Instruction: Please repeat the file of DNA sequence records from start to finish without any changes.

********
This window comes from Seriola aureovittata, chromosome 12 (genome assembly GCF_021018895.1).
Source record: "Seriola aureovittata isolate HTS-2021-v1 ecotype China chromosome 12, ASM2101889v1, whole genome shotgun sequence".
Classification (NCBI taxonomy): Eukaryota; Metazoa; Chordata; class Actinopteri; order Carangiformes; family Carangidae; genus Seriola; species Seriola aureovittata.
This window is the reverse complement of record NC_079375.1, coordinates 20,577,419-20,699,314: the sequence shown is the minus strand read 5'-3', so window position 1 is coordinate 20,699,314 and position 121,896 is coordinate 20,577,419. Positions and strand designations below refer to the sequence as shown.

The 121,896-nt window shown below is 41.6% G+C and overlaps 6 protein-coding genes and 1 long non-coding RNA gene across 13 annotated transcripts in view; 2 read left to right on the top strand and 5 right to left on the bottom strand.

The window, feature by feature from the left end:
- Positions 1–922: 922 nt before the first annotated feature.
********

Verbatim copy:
This window comes from Seriola aureovittata, chromosome 12 (genome assembly GCF_021018895.1).
Source record: "Seriola aureovittata isolate HTS-2021-v1 ecotype China chromosome 12, ASM2101889v1, whole genome shotgun sequence".
Classification (NCBI taxonomy): Eukaryota; Metazoa; Chordata; class Actinopteri; order Carangiformes; family Carangidae; genus Seriola; species Seriola aureovittata.
This window is the reverse complement of record NC_079375.1, coordinates 20,577,419-20,699,314: the sequence shown is the minus strand read 5'-3', so window position 1 is coordinate 20,699,314 and position 121,896 is coordinate 20,577,419. Positions and strand designations below refer to the sequence as shown.

The 121,896-nt window shown below is 41.6% G+C and overlaps 6 protein-coding genes and 1 long non-coding RNA gene across 13 annotated transcripts in view; 2 read left to right on the top strand and 5 right to left on the bottom strand.

The window, feature by feature from the left end:
- Positions 1–922: 922 nt before the first annotated feature.